by Constance Garcia-Barrio
Rudy Nickens, director of racial equality for the Ferguson Commission for the past year, will present “Black Lives, Black Liberation” on Saturday, May 14, 7 p.m., at the Green Street Friends Meeting, 45 W. School House Lane in Germantown. Nickens, of St. Louis, will discuss issues of color, internalized oppression and racial justice. Following the program there will be conversation and refreshments.
The little boy’s aunt, a fair-skinned woman, wanted to take him to a concert in Atlanta in the 1940s. “You can come in,” the white ticket seller told her, “but the nigger has to stay outside,” pointing to the brown-skinned boy.
My friend, that little boy, was 8 years old at the time of that incident. He told me that story when he was 69, more that 60 years later. Such rejection can make an indelible mark on a child.
In the 1940s, when my friend had that experience, the issue of skin color had a history of more than 300 years in this country. Color became a convenient way to distinguish workers. White indentured servants could run away from one city and blend in with whites in another place. Once the enslavement of West Africans began, the distinction of dark skin gave owners a firmer grip on their labor.
Slave owners and overseers had easy access to enslaved women, and in time some women gave birth to fair-skinned children. A lighter skin, which meant blood ties to the owner or other whites with power, could bring privileges. You might become a house servant rather than a field hand. You might eat leftovers from your owner’s table instead of the coarse fare most enslaved blacks ate.
You might wear your owner’s castoff clothes, not the rough fabric of slaves who grew tobacco, cotton or other crops. House servants, who looked down on field hands, were often expected to tell the owner if a rebellion was brewing. Granting favors to light-skinned blacks became a way to divide and conquer. From 1619, when the first enslaved Africans arrived, until 1865, the end of the Civil War, many mulattoes and quadroons had higher status.
It’s no surprise then that after 236 years, the premium placed on fair skin became entrenched not just among whites but blacks too. My parents sometimes spoke of “the paper bag test” at some black social clubs. You could attend an event only if your skin was no darker than a paper bag. “Colorism” had its teeth into us even after slavery had ended.
One of the schoolyard chants of my childhood was: “If you’re white, you’re right; if you’re brown, stick around; if you’re black, get back.” I, and many other black Baby Boomers swallowed that poison along with the peanut butter and jelly sandwiches our mothers served us for lunch. In fact, my mother’s saying that she wished she had straight hair sang like an anthem through my childhood. What did that wish cost her in self-esteem?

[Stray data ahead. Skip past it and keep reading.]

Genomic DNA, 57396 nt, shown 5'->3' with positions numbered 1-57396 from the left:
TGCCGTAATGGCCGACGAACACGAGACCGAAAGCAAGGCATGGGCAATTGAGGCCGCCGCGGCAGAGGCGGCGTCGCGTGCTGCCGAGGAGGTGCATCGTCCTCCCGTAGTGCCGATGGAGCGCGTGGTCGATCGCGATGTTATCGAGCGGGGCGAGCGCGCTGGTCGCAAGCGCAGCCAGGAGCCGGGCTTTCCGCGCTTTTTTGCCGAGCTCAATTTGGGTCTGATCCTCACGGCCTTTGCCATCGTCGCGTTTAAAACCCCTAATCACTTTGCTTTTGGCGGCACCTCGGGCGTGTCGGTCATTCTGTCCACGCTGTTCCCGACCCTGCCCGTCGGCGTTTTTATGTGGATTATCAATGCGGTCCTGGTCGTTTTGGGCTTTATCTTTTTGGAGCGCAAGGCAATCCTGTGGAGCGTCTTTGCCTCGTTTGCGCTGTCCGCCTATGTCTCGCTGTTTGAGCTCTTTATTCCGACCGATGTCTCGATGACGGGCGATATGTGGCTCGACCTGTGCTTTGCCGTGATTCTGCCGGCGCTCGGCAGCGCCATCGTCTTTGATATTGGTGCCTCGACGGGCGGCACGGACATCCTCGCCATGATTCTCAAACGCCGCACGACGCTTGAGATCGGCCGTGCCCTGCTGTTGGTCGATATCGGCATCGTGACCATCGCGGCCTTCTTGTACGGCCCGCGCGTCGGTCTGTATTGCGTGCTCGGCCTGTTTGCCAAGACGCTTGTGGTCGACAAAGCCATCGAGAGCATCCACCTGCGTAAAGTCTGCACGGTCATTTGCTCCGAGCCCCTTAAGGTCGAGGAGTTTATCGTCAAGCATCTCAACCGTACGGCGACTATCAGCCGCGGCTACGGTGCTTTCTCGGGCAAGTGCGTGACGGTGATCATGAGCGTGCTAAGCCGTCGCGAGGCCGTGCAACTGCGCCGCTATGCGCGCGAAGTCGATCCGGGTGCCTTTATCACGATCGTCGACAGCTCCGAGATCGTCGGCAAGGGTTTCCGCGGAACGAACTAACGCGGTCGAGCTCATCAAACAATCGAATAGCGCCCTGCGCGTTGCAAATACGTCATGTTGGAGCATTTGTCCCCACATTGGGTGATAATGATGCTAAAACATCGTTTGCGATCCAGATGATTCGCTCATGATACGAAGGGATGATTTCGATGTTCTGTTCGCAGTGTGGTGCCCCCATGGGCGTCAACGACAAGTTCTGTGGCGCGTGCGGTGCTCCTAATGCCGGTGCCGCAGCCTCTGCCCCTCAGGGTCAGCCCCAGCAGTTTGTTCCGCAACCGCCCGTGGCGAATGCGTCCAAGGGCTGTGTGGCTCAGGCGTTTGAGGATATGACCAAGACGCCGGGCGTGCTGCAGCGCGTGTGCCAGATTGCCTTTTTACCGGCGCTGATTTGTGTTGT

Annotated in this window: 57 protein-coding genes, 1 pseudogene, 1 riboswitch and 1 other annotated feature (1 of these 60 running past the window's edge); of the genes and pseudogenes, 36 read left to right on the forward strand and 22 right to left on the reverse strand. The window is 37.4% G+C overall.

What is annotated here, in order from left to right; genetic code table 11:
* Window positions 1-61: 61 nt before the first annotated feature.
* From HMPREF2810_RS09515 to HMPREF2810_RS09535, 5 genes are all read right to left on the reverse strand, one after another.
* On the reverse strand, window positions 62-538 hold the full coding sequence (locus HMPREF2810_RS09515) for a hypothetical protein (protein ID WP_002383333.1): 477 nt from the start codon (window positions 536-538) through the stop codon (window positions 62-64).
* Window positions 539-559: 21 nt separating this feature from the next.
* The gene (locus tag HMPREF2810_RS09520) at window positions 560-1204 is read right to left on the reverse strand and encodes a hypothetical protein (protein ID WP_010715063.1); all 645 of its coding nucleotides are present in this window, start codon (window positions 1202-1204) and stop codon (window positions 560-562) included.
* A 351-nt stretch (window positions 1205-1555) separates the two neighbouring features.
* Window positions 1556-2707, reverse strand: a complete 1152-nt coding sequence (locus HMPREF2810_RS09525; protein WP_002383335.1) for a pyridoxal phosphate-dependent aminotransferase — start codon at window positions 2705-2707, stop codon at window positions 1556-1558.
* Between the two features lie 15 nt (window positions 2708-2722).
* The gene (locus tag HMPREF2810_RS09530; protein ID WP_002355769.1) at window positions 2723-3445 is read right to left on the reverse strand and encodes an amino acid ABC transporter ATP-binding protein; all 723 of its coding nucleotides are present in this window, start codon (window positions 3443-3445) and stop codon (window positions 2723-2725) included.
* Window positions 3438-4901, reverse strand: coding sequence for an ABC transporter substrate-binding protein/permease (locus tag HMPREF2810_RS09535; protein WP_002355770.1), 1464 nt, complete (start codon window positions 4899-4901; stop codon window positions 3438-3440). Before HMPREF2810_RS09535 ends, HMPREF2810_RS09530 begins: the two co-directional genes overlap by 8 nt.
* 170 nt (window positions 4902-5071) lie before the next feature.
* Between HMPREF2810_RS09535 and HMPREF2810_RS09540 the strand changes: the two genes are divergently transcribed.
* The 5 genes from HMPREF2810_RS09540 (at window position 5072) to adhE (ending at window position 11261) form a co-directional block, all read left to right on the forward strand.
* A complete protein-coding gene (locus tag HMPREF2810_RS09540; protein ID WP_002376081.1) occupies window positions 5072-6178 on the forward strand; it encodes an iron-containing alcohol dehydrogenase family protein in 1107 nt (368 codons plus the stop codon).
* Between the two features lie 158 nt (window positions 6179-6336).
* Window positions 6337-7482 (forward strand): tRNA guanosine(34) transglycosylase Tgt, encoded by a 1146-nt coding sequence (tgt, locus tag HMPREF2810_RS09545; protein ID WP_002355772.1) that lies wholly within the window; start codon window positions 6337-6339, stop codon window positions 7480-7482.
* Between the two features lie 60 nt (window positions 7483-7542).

Colorism heated up when one reached courting age. Once I was dating a handsome dark-skinned man who was working at the Central Library while attending Temple University. My mother said that she had no objection to him, but a friend of hers had said, “If Connie marries him, what will their children look like?” Colorism is insidious: many of us blacks have absorbed it, but we may deny it and feel ashamed of it. However, the message from the white world seeps into our lives.
The Civil Rights Movement of the 1960s set a vibrant new view of ourselves to music. The late James Brown’s song, “Say it Loud, I’m Black and I’m Proud,” topped the charts. The Impressions instilled pride with their hit, “We’re a Winner.” Color seemed to become less important for a time.
Fast-forward to 1984. The Miss America Pageant slammed us with Vanessa Williams as the first black winner of the crown. Granted, her reign was brief, but it carried a stinging message: the fair-skinned version of black was beautiful.
The country took a leap forward when it elected Barack Obama, a clearly black president, yet the old plantation patterns of encouraging colorism — not to mention 892 active hate groups, according to the Southern Poverty Law Center — often remain.
From 1995 to 2009, Villanova University’s Department of Sociology and Criminal Justice did a study of more than 12,000 cases involving black women in North Carolina’s criminal justice system. The study found that black women with lighter skin received more lenient sentences and served less prison time than darker-skinned women. Though the approach is more subtle, the outcome is the same: divide, conquer, sow resentment and self-doubt.
Another Villanova study showed that in school dark-skinned girls are often punished more severely than fair-skinned black girls for misbehavior. The 2011 documentary, “Dark Girls,” available on YouTube, looks at the hurt darker-skinned women experience from childhood on. “Light Girls,” the documentary that followed it, centers on difficulties that fair-skinned black women face.
I admit that I’ve absorbed enough trash about color to be glad that I’m neither dark nor light but medium brown. My skin tone is a fine legacy from my parents, but it also means that I may be a little less battered by colorism. And, yes, I recognize places in my spirit that need to heal around issues of color, places of internalized oppression, and I’m working on them.
When racism and colorism warp black Americans’ view of ourselves, those twin messages become a vicious boomerang. When they’re thrown at us they cripple our thinking and limit our vision, so that we may become less able to contribute all that we could to this country.
The Saturday night event, a fundraiser for the Black Liberation and Community Development Workshop, has a suggested donation of $20 to $100. Call 215-844-1257 for more information, or visit www.facebook.com/events/1181062358594534/.
Constance Garcia-Barrio is a Mt. Airy resident, a retired professor of Romance Languages at West Chester University and a regular contributor to the Local.